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Intoxylizer 5000

Page history last edited by Eric Hernandez 10 years, 4 months ago

Introduction

 

The Intoxilyzer 5000 was released in 1982 as a more accurate test for alcohol concentration that uses the infrared transmittance of ethyl alcohol, as opposed to the Breathalyzer, which uses chemical reaction to determine presence of alcohol, which as we know from class, offers much error in equilibrium. Through a series of filters and infrared spectroscopy analysis, one’s alcohol content level can be easily determined. The sample (breath) chamber is small (81.4mL) and heated (48oC) to keep one’s breath fluid and gaseous (zero condensation) as the breath moves through the open-system chamber, and infrared light is passed through the breath, then through absorption filters and its transmittance read. In a nutshell, the amount of light transmitted is analyzed according to the Beer-Lambert Law:

 

log(T) = log(I/Io) = -σlN

 

Equation 1. Transmittance is the inverse of absorbance. It is a fractional measure of the amount of light transmitted by a body, in this case the breath sample. It is directly proportional to the intensity of light at the end of the chamber by T=I/Io.

 

where T is transmittance, I is intensity at the end of the chamber, Iois the initial intensity, σ is the absorption cross section (measure of particle-particle interaction), lis the length of the chamber and Nis the density of ethyl alcohol per unit volume. The reading of intensity at the end of the chamber is proportional to the amount of ethyl alcohol in the sample, which allows a direct correlation to the subject’s body, since the Beer-Lambert Law is independent of sample volume.

 

While accuracy of the Intoxilyzer 5000 is controversial, it is still used by many states to determine one’s blood alcohol content (BAC). To minimize controversy, the Intoxilyzer 5000 is used with a 20-minute observation period. That is, anyone under suspicion of being under the influence will be held for 20 minutes before and between testing to ensure that any residual alcohol (from mouthwash, most recent drink, disease, etc.) is minimized, giving a more accurate analysis of the subject in question.

 

How does the Intoxilyzer 5000 work?

 

The basic parts of an Intoxylizer are shown in the diagram below. A lamp generates a broadband IR beam (a broadband beam contains multiple-wavelengths). This beam then passes through the sample chamber, and is focused by a lens onto a filter wheel, which is spinning. The filter wheel contains narrow band filters that are specific for the wavelengths of the bonds in ethanol. The light passing through each filter is then detected by a photocell and converted to an electrical pulse, which is passed on to the microprocessor. The microprocessor interprets the pulses and calculates the BAC based on the absorption of infrared light.

 

 

 

 

 

 

 

 

 

 

 

 

 

 

 

 

 

 

 

Figure 1. Diagram of the Intoxilyzer 5000

IR Spectroscopy

 

Infrared spectroscopy involves the infrared region of the electromagnetic spectrum, which is the region of light that’s lower in energy than visible light. The region from approximately 4000 cm-1to 400 cm-1is most useful to chemists because it can be used to learn about a molecule’s structure, particularly its functional groups. The photon energies in this region are not large enough to excite electrons, but they can induce vibrational excitation. As seen in the diagram below, various bending and stretching vibrations lead to different peaks on an IR spectrum, and these peaks are specific to certain functional groups. The hydroxyl group of ethanol is the particular peak of interest in this discussion of the Intoxylizer.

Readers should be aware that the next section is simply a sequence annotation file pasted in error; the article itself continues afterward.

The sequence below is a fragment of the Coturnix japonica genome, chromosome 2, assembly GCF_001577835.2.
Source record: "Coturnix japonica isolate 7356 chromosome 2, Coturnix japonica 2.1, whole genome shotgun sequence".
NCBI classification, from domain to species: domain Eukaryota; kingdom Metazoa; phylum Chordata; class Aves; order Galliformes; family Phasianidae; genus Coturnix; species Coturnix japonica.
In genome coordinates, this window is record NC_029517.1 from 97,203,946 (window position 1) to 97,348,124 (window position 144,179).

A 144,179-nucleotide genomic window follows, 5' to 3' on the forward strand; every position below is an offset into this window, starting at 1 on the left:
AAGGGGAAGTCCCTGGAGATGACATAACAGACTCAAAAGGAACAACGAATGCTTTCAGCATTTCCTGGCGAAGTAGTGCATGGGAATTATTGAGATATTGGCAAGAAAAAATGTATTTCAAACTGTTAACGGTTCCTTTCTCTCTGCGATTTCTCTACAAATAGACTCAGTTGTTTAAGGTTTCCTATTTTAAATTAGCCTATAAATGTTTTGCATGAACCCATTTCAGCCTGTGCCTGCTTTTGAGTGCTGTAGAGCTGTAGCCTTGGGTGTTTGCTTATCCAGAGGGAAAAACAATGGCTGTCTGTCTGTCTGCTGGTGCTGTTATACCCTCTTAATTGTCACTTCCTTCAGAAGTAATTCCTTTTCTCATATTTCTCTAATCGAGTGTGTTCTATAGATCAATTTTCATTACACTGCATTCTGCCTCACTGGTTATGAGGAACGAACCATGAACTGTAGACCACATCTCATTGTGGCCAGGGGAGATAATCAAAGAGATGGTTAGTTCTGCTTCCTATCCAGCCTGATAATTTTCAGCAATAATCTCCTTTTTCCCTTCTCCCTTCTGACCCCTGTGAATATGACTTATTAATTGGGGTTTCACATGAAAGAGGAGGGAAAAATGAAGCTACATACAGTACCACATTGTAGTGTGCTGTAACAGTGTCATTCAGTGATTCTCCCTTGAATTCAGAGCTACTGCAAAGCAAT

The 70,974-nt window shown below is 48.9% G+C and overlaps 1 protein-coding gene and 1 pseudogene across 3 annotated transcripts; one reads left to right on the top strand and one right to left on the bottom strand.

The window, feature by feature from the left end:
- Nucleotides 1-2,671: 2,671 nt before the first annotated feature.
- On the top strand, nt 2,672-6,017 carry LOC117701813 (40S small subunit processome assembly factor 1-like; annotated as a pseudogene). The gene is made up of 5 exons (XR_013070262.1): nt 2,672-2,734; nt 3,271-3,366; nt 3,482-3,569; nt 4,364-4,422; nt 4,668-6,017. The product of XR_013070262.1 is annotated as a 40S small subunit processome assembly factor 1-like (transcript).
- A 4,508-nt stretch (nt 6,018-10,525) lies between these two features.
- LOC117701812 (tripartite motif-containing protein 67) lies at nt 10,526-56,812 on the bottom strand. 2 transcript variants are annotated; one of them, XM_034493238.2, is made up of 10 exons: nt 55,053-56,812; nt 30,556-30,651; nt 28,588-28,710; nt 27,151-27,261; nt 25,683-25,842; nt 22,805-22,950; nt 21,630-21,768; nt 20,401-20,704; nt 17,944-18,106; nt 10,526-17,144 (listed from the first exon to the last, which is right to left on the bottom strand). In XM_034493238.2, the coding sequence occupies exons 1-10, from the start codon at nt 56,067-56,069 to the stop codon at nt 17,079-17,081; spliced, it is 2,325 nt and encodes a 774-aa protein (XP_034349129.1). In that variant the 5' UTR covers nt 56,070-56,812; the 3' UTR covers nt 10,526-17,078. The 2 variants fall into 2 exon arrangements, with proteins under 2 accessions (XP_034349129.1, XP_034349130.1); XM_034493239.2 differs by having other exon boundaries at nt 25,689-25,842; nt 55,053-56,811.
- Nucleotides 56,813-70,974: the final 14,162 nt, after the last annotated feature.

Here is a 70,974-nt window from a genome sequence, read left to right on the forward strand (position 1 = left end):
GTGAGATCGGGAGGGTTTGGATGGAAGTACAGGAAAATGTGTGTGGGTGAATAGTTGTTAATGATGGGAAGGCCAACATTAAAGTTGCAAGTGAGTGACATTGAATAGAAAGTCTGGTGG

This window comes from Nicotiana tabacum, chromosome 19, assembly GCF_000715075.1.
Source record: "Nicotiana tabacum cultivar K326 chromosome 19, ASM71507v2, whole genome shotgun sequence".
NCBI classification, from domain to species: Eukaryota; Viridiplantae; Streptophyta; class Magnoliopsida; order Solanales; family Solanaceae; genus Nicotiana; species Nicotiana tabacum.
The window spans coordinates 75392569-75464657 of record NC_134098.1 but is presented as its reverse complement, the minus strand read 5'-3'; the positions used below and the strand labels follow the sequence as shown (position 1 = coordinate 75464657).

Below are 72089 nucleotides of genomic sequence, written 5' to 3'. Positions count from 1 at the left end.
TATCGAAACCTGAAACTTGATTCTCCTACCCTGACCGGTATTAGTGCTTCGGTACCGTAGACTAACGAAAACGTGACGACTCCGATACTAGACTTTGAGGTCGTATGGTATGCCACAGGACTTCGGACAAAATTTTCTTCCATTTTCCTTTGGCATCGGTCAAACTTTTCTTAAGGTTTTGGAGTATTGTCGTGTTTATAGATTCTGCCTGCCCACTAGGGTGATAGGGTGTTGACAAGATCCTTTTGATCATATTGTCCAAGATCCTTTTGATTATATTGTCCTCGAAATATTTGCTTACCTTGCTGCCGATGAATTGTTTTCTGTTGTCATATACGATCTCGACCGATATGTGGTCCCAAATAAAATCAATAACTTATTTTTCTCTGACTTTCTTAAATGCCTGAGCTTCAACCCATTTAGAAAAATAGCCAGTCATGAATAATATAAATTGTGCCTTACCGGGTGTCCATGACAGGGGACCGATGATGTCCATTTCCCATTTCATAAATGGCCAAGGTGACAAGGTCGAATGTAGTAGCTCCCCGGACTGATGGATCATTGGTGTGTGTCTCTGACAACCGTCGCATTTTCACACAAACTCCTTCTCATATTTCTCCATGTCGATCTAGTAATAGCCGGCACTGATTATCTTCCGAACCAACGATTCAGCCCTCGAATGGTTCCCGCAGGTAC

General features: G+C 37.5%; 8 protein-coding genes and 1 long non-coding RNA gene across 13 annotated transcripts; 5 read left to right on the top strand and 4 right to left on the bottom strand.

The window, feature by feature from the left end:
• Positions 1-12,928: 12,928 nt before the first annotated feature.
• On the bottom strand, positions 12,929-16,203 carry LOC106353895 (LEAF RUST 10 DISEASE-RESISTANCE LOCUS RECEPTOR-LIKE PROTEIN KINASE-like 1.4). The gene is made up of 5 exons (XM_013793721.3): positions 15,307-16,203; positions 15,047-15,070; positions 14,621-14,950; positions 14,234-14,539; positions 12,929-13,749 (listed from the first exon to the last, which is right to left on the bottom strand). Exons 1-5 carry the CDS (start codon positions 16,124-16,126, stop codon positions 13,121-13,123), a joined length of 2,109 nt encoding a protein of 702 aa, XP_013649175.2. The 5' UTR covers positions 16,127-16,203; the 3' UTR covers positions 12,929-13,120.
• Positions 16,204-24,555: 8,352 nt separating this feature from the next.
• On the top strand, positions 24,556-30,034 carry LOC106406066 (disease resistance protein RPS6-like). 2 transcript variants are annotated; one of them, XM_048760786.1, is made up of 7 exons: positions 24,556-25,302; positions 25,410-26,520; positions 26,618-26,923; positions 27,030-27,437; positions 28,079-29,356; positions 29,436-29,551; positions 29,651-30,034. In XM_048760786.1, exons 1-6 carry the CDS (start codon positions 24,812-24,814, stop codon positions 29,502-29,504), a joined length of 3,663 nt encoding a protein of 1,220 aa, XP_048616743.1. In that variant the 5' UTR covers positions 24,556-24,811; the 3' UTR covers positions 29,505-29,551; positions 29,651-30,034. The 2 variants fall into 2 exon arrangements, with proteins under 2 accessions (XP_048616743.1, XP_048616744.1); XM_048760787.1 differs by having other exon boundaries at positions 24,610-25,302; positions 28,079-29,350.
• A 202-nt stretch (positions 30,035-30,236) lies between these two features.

Figure 2. The above is a sample diagram of an IR spectrum that shows where the peaks of various functional groups are expected to occur.

 

As shown in the figure below, ethyl alcohol absorbs between ~2.8-4 microns, as you may remember from organic chemistry, as a strong broad peak. The result from the Intoxylizer 5000 would be similar to the figure below if a subject was under the influence of alcohol. The IR spectroscopy reading of a subject not under the influence of alcohol would not show readings in this range. A concentrated sample would show a stronger peak than a dilute sample, which would lead to the determination of a subject’s BAC level, 0.08 being the legal limit.

 

 

 

 

 

 

 

 

 

 

 

Figure 3. Range of ethyl alcohol transmittance

 

Conclusion

 

The intoxylizer is one of many ways of measuring blood alcohol level. Unlike conventional breathalyzers, the intoxylizer utilizes IR spectroscopy to determine alcohol level.  IR spectroscopy uses differences in bond vibrational frequencies to identify compounds.  Absorbance and the Beer-Lambert Law can be used to determine concentration of the compound in question, in this case, ethanol.  Because IR spectroscopy can differentiate between different alcohols, the intoxylizer is one of the most accurate means of measuring alcohol level.

 

Bibliography

 

Freudenrich, Craig.  "How Breathalyzers Work"  20 October 2000.  HowStuffWorks.com. <http://electronics.howstuffworks.com/gadgets/automotive/breathalyzer.htm>  23 November 2010.

 

Head, William C. "The Intoxilyzer 5000." Drunk Driving Defense. Legal Brand Marketing, 2010. Web. 20 November 2010.

 

Reusch, William. "Infrared Spectroscopy." Introduction to Spectroscopy. Michigan State University, 1999. Web. 24 November 2010. <http://www2.chemistry.msu.edu:80/faculty/reusch/VirtTxtJml/Spectrpy/InfraRed/infrared.htm#ir1>.

 

 

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